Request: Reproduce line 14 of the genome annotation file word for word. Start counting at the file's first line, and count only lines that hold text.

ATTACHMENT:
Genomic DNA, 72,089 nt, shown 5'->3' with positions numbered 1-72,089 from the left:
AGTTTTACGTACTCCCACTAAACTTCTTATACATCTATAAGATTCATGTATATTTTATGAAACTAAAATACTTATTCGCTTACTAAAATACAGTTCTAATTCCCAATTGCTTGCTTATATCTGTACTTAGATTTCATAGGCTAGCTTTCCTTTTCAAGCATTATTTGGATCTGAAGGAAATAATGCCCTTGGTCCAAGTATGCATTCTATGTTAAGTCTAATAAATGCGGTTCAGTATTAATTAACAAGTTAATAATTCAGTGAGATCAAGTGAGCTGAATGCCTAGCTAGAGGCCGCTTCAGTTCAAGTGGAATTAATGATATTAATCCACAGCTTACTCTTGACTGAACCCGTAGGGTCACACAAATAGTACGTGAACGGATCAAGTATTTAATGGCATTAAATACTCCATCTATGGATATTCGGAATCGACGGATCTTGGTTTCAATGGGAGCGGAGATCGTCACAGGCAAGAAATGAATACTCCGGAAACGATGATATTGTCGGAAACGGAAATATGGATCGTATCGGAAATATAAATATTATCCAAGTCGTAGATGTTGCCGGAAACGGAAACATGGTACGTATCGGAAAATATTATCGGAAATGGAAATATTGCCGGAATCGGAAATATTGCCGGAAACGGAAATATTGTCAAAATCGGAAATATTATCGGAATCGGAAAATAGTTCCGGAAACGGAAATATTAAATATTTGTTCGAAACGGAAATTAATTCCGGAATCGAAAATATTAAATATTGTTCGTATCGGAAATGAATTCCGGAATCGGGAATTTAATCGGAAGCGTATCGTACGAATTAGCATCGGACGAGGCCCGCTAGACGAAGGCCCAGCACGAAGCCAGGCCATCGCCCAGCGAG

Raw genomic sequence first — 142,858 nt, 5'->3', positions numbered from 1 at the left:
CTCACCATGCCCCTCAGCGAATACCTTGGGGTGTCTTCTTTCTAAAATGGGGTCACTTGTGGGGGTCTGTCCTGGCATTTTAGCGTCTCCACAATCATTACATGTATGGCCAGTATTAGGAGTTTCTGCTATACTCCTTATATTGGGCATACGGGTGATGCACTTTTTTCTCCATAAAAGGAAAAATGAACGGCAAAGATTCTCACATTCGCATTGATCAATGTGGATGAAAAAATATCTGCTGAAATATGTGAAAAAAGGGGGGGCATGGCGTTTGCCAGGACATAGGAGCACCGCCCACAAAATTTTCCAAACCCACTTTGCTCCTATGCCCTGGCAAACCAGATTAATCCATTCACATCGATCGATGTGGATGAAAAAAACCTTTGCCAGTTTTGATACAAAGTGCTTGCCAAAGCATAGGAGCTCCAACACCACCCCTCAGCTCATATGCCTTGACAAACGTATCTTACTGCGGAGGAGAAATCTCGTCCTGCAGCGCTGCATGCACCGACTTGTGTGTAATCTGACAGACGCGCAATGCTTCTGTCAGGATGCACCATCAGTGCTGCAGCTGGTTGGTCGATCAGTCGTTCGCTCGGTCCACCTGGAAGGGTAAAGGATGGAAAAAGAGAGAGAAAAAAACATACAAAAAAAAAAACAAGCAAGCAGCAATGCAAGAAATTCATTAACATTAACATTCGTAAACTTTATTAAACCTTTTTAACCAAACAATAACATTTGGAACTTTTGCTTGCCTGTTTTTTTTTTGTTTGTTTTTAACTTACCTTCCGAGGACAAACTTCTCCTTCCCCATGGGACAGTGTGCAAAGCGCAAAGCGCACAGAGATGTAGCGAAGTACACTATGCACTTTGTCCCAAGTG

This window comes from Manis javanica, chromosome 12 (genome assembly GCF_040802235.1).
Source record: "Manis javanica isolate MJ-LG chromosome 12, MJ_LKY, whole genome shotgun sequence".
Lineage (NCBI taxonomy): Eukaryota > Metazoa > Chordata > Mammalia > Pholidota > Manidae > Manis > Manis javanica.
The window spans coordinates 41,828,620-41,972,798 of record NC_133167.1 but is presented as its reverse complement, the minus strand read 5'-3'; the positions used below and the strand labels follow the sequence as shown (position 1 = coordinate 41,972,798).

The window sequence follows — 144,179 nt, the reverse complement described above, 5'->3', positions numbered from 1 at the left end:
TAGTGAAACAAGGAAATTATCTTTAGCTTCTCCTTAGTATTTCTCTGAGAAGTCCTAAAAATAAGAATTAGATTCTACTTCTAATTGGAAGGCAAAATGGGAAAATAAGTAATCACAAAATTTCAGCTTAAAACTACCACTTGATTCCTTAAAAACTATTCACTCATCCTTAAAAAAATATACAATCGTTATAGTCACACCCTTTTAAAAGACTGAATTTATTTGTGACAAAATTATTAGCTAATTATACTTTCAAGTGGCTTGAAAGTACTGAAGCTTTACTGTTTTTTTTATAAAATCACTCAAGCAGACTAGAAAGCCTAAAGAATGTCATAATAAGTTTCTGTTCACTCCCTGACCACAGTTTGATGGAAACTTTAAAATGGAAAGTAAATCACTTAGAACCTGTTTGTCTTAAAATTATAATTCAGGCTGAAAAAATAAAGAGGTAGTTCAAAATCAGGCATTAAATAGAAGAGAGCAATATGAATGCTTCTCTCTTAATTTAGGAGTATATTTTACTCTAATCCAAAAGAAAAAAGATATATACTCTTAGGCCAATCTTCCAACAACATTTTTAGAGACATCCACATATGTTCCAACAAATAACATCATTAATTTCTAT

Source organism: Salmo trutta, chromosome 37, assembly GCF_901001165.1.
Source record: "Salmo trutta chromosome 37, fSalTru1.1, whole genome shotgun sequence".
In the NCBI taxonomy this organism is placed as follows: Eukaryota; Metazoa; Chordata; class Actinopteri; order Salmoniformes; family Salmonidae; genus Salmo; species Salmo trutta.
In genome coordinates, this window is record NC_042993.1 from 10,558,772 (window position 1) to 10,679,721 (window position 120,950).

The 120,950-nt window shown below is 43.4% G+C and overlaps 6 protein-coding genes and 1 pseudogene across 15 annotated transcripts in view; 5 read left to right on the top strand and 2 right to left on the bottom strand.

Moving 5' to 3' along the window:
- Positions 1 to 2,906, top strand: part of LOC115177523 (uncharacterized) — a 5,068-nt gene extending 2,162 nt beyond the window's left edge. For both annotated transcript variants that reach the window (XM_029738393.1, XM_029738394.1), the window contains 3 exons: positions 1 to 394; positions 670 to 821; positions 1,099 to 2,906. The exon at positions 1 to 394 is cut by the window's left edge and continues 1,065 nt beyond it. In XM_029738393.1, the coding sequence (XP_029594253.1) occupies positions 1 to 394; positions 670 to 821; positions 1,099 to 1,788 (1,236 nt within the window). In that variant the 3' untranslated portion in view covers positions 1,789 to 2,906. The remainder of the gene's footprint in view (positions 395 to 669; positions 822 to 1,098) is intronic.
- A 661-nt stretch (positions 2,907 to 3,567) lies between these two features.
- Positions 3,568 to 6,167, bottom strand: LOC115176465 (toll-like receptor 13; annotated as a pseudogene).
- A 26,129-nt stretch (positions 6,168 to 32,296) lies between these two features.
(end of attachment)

In genome coordinates, this window is record NC_042993.1 from 10,558,772 (window position 1) to 10,679,721 (window position 120,950).